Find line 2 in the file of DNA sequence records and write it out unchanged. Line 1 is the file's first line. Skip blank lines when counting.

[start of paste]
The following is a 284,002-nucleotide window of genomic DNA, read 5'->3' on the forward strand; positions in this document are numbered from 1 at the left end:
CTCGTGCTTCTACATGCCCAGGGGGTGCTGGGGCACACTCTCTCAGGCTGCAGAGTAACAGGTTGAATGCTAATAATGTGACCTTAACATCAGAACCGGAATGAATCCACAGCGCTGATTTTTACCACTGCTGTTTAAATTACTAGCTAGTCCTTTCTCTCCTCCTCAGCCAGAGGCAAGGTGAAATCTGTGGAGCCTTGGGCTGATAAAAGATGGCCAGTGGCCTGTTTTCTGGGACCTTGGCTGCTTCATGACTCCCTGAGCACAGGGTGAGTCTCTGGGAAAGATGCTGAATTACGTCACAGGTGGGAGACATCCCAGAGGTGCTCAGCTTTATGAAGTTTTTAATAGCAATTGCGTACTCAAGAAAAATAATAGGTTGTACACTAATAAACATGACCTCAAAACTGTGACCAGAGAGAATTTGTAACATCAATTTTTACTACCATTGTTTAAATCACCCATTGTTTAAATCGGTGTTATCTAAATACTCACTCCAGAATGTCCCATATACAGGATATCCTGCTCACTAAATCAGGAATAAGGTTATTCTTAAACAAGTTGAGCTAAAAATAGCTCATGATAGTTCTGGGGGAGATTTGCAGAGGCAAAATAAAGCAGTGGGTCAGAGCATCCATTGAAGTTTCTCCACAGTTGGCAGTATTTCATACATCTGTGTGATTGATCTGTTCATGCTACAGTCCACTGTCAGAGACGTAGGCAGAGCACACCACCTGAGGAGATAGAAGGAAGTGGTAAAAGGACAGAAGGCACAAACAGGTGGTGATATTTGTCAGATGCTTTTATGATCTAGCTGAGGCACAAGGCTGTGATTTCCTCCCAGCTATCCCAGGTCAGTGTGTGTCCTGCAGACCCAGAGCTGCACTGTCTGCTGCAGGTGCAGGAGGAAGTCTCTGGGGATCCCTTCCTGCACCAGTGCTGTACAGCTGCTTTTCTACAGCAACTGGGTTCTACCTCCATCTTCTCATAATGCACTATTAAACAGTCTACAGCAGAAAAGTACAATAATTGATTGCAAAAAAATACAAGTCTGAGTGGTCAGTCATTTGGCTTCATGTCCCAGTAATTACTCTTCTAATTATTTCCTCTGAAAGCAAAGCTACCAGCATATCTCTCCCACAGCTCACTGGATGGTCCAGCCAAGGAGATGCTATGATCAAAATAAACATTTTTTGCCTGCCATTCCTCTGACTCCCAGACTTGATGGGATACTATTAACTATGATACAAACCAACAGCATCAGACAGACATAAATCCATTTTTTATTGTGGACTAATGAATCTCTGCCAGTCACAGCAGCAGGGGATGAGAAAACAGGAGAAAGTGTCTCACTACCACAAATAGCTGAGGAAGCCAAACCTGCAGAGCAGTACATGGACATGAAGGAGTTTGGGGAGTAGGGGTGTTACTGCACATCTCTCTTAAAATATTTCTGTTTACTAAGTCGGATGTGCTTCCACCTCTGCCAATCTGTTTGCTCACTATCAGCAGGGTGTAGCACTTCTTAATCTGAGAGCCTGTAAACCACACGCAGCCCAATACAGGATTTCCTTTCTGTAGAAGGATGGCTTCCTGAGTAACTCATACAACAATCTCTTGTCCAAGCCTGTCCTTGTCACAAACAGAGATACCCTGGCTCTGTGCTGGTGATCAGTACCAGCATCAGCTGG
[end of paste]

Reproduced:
CTCGTGCTTCTACATGCCCAGGGGGTGCTGGGGCACACTCTCTCAGGCTGCAGAGTAACAGGTTGAATGCTAATAATGTGACCTTAACATCAGAACCGGAATGAATCCACAGCGCTGATTTTTACCACTGCTGTTTAAATTACTAGCTAGTCCTTTCTCTCCTCCTCAGCCAGAGGCAAGGTGAAATCTGTGGAGCCTTGGGCTGATAAAAGATGGCCAGTGGCCTGTTTTCTGGGACCTTGGCTGCTTCATGACTCCCTGAGCACAGGGTGAGTCTCTGGGAAAGATGCTGAATTACGTCACAGGTGGGAGACATCCCAGAGGTGCTCAGCTTTATGAAGTTTTTAATAGCAATTGCGTACTCAAGAAAAATAATAGGTTGTACACTAATAAACATGACCTCAAAACTGTGACCAGAGAGAATTTGTAACATCAATTTTTACTACCATTGTTTAAATCACCCATTGTTTAAATCGGTGTTATCTAAATACTCACTCCAGAATGTCCCATATACAGGATATCCTGCTCACTAAATCAGGAATAAGGTTATTCTTAAACAAGTTGAGCTAAAAATAGCTCATGATAGTTCTGGGGGAGATTTGCAGAGGCAAAATAAAGCAGTGGGTCAGAGCATCCATTGAAGTTTCTCCACAGTTGGCAGTATTTCATACATCTGTGTGATTGATCTGTTCATGCTACAGTCCACTGTCAGAGACGTAGGCAGAGCACACCACCTGAGGAGATAGAAGGAAGTGGTAAAAGGACAGAAGGCACAAACAGGTGGTGATATTTGTCAGATGCTTTTATGATCTAGCTGAGGCACAAGGCTGTGATTTCCTCCCAGCTATCCCAGGTCAGTGTGTGTCCTGCAGACCCAGAGCTGCACTGTCTGCTGCAGGTGCAGGAGGAAGTCTCTGGGGATCCCTTCCTGCACCAGTGCTGTACAGCTGCTTTTCTACAGCAACTGGGTTCTACCTCCATCTTCTCATAATGCACTATTAAACAGTCTACAGCAGAAAAGTACAATAATTGATTGCAAAAAAATACAAGTCTGAGTGGTCAGTCATTTGGCTTCATGTCCCAGTAATTACTCTTCTAATTATTTCCTCTGAAAGCAAAGCTACCAGCATATCTCTCCCACAGCTCACTGGATGGTCCAGCCAAGGAGATGCTATGATCAAAATAAACATTTTTTGCCTGCCATTCCTCTGACTCCCAGACTTGATGGGATACTATTAACTATGATACAAACCAACAGCATCAGACAGACATAAATCCATTTTTTATTGTGGACTAATGAATCTCTGCCAGTCACAGCAGCAGGGGATGAGAAAACAGGAGAAAGTGTCTCACTACCACAAATAGCTGAGGAAGCCAAACCTGCAGAGCAGTACATGGACATGAAGGAGTTTGGGGAGTAGGGGTGTTACTGCACATCTCTCTTAAAATATTTCTGTTTACTAAGTCGGATGTGCTTCCACCTCTGCCAATCTGTTTGCTCACTATCAGCAGGGTGTAGCACTTCTTAATCTGAGAGCCTGTAAACCACACGCAGCCCAATACAGGATTTCCTTTCTGTAGAAGGATGGCTTCCTGAGTAACTCATACAACAATCTCTTGTCCAAGCCTGTCCTTGTCACAAACAGAGATACCCTGGCTCTGTGCTGGTGATCAGTACCAGCATCAGCTGG